Health experts from the MNCH Project team physically demonstrated the difference between hygienic and unhygienic food. They displayed how some food may appear to be safe for consumption but actually would not be. They taught ways of how community members could identify these food contaminations that otherwise go unnoticed, and sanitize their sustenance in a way that would make it safe for their consumption. As this year’s World Health Day’s international theme was “food safety”, the activities conducted in Mansehra focused mainly on the emerging health problems and diseases caused by unhygienic food consumption. A great emphasis was laid on the considerable amount of improvement in living conditions of communities if all individuals started being conscious of food safety.

The team based their awareness sessions on WHO’s guidelines on safer food and on how community members must incorporate these in their homes and villages. The five key points of the guidelines were to keep clean; to separate raw food from cooked food; to cook food thoroughly, to keep food at safe temperatures and to use clean water and cooking utensils.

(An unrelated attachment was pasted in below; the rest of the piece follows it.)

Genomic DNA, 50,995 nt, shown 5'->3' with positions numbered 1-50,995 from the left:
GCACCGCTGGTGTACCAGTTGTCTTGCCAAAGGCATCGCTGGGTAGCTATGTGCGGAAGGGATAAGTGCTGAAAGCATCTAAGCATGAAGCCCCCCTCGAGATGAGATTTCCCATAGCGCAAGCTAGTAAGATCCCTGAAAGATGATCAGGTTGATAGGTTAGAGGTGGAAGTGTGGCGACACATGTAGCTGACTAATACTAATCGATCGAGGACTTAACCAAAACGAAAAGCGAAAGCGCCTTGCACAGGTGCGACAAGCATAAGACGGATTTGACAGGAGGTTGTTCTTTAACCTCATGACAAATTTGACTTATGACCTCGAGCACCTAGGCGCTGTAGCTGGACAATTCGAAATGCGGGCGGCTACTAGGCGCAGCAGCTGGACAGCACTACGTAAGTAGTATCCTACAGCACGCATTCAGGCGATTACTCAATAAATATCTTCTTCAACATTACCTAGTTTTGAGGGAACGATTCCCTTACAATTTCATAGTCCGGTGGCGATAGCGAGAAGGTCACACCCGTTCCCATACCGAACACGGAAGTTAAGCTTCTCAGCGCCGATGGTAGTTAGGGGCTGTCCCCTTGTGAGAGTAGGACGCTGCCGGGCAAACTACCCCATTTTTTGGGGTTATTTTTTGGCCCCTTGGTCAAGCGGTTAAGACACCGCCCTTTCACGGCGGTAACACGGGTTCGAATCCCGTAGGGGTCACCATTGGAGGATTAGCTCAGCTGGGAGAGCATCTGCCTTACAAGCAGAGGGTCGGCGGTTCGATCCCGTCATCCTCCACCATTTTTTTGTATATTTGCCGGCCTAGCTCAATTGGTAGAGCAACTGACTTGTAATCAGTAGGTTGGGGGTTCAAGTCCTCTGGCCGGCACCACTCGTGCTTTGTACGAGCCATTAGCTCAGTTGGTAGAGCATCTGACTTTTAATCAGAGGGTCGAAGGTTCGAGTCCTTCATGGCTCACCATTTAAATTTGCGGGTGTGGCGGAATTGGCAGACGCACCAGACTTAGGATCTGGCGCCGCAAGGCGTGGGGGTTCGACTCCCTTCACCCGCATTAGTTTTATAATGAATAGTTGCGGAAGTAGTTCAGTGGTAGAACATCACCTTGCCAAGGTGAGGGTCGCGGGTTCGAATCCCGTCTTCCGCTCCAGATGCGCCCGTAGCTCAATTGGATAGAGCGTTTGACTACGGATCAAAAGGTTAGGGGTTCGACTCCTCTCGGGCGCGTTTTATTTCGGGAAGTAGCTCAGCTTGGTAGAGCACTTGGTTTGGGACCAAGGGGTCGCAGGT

Community World Service Asia celebrated the World Health Day to promote the “FROM FARM TO PLATE, MAKE FOOD SAFE” global campaign in an effort to streamline food safety through its projects and among the communities it works with.

In 2014, southern parts of Sindh experienced a continuing dry spell that inevitably lead to a drought crisis. Tharparkar, where the community’s livelihood depends mainly on livestock management and seasonal farming activities, is one of the most affected districts in Sindh. Following the drought, a scarcity in food and livestock resulted in the death of 650 people. This was mainly due to the lack of drinking water and feed for farming animals. Hundreds of children are reported to be suffering from pneumonia and diarrhea which is constantly adding to the cases of acute malnutrition in the area.

To overcome the alarming food security and nutrition requirements, Community World Service Asia initiated food assistance for drought affected families in the district from the month of February, 2015. In close coordination with local government authorities, nine villages and two bordering hamlets were identified in Taluka Chachro and Dahli of Tharparkar district. Twenty two village committees (VCs) are formed to promote coordination and assist in sharing information to ensure the full participation of communities in this project.